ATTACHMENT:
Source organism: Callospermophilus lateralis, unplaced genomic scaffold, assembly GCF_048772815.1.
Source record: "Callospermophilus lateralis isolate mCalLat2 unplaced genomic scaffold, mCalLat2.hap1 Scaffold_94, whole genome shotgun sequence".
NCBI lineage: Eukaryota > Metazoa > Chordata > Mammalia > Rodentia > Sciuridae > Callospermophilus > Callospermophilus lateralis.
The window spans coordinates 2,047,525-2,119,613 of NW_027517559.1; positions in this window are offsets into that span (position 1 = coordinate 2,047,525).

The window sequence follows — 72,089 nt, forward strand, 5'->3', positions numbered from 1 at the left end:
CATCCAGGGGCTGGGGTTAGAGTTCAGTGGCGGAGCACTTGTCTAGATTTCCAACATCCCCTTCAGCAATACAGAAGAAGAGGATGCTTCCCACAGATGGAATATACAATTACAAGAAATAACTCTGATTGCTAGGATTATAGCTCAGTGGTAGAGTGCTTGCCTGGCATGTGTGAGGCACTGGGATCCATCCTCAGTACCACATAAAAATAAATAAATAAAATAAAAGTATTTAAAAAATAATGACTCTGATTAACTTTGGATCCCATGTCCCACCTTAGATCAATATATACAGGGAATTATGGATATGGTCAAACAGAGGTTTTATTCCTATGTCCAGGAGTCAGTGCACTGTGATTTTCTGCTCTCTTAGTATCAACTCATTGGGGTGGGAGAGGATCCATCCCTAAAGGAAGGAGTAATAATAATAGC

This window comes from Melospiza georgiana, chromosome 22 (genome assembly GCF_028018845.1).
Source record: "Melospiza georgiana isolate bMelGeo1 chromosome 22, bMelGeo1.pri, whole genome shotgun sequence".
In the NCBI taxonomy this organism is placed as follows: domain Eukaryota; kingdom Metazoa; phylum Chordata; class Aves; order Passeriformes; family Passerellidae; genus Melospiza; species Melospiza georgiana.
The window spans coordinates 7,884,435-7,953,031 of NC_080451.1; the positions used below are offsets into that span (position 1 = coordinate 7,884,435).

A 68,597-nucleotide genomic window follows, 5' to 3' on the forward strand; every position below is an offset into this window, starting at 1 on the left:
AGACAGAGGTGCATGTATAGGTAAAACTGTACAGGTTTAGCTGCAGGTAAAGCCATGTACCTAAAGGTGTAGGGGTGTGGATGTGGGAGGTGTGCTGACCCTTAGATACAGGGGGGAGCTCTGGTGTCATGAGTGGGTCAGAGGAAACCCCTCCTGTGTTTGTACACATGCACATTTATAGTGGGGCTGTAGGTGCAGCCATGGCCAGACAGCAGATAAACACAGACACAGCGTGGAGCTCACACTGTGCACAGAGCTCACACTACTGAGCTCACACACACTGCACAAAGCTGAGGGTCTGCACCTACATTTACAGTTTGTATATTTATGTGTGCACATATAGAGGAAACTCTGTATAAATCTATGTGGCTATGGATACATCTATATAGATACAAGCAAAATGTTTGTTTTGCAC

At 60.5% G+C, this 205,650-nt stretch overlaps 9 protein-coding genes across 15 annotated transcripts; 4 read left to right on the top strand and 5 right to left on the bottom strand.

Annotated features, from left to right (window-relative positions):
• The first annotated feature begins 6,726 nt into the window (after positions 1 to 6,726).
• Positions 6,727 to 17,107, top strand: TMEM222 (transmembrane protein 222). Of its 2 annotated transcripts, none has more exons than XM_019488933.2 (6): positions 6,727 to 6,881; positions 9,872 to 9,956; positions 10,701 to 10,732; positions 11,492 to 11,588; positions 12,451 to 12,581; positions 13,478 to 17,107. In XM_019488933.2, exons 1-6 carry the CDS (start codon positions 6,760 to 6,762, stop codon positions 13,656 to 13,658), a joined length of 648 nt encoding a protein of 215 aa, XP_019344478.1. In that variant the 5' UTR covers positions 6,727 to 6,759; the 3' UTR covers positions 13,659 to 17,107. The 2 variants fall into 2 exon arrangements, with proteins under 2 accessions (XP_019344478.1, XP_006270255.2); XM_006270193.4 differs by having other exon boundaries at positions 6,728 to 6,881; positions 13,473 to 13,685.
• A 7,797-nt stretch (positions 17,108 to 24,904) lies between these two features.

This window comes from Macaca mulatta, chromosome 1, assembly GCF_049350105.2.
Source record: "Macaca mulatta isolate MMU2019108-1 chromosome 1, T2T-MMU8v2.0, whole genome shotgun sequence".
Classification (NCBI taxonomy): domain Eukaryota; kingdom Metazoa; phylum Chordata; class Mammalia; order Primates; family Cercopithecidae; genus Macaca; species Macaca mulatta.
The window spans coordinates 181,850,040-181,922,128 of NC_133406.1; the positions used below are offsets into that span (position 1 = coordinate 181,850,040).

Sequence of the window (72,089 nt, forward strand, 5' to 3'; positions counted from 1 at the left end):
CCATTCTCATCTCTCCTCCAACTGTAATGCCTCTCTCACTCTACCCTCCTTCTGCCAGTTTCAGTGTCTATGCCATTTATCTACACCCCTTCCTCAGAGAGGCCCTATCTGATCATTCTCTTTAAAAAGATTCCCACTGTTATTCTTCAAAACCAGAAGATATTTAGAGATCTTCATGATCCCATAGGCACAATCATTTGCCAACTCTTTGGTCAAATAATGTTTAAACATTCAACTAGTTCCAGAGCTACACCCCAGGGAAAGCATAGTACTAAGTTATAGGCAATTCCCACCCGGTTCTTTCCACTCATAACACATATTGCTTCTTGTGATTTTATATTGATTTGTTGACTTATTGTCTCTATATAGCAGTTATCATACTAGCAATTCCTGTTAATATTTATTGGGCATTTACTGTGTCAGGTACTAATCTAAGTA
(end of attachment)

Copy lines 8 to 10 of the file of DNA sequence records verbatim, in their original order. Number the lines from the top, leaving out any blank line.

Source record: "Melospiza georgiana isolate bMelGeo1 chromosome 22, bMelGeo1.pri, whole genome shotgun sequence".
In the NCBI taxonomy this organism is placed as follows: domain Eukaryota; kingdom Metazoa; phylum Chordata; class Aves; order Passeriformes; family Passerellidae; genus Melospiza; species Melospiza georgiana.
The window spans coordinates 7,884,435-7,953,031 of NC_080451.1; the positions used below are offsets into that span (position 1 = coordinate 7,884,435).